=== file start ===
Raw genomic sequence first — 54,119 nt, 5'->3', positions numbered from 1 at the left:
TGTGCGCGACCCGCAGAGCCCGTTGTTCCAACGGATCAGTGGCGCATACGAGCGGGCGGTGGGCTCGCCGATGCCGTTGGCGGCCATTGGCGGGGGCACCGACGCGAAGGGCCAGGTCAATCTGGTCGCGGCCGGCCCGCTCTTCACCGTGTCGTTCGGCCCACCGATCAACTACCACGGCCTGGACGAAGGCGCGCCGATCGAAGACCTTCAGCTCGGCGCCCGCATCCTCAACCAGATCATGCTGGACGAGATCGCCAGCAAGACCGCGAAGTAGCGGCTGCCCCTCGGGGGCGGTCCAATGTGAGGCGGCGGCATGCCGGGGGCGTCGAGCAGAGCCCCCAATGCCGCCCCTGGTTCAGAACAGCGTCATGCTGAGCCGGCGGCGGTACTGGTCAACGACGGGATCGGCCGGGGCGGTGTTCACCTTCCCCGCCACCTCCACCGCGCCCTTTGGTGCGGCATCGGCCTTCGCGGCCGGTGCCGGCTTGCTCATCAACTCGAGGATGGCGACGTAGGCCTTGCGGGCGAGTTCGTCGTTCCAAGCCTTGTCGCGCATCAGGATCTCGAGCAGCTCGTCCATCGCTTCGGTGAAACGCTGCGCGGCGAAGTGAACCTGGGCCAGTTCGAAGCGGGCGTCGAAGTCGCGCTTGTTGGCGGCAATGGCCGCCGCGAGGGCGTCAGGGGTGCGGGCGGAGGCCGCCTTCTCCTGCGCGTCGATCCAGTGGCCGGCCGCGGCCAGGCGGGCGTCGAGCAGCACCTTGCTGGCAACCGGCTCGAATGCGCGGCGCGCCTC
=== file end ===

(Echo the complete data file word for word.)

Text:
Raw genomic sequence first — 54,119 nt, 5'->3', positions numbered from 1 at the left:
TGTGCGCGACCCGCAGAGCCCGTTGTTCCAACGGATCAGTGGCGCATACGAGCGGGCGGTGGGCTCGCCGATGCCGTTGGCGGCCATTGGCGGGGGCACCGACGCGAAGGGCCAGGTCAATCTGGTCGCGGCCGGCCCGCTCTTCACCGTGTCGTTCGGCCCACCGATCAACTACCACGGCCTGGACGAAGGCGCGCCGATCGAAGACCTTCAGCTCGGCGCCCGCATCCTCAACCAGATCATGCTGGACGAGATCGCCAGCAAGACCGCGAAGTAGCGGCTGCCCCTCGGGGGCGGTCCAATGTGAGGCGGCGGCATGCCGGGGGCGTCGAGCAGAGCCCCCAATGCCGCCCCTGGTTCAGAACAGCGTCATGCTGAGCCGGCGGCGGTACTGGTCAACGACGGGATCGGCCGGGGCGGTGTTCACCTTCCCCGCCACCTCCACCGCGCCCTTTGGTGCGGCATCGGCCTTCGCGGCCGGTGCCGGCTTGCTCATCAACTCGAGGATGGCGACGTAGGCCTTGCGGGCGAGTTCGTCGTTCCAAGCCTTGTCGCGCATCAGGATCTCGAGCAGCTCGTCCATCGCTTCGGTGAAACGCTGCGCGGCGAAGTGAACCTGGGCCAGTTCGAAGCGGGCGTCGAAGTCGCGCTTGTTGGCGGCAATGGCCGCCGCGAGGGCGTCAGGGGTGCGGGCGGAGGCCGCCTTCTCCTGCGCGTCGATCCAGTGGCCGGCCGCGGCCAGGCGGGCGTCGAGCAGCACCTTGCTGGCAACCGGCTCGAATGCGCGGCGCGCCTC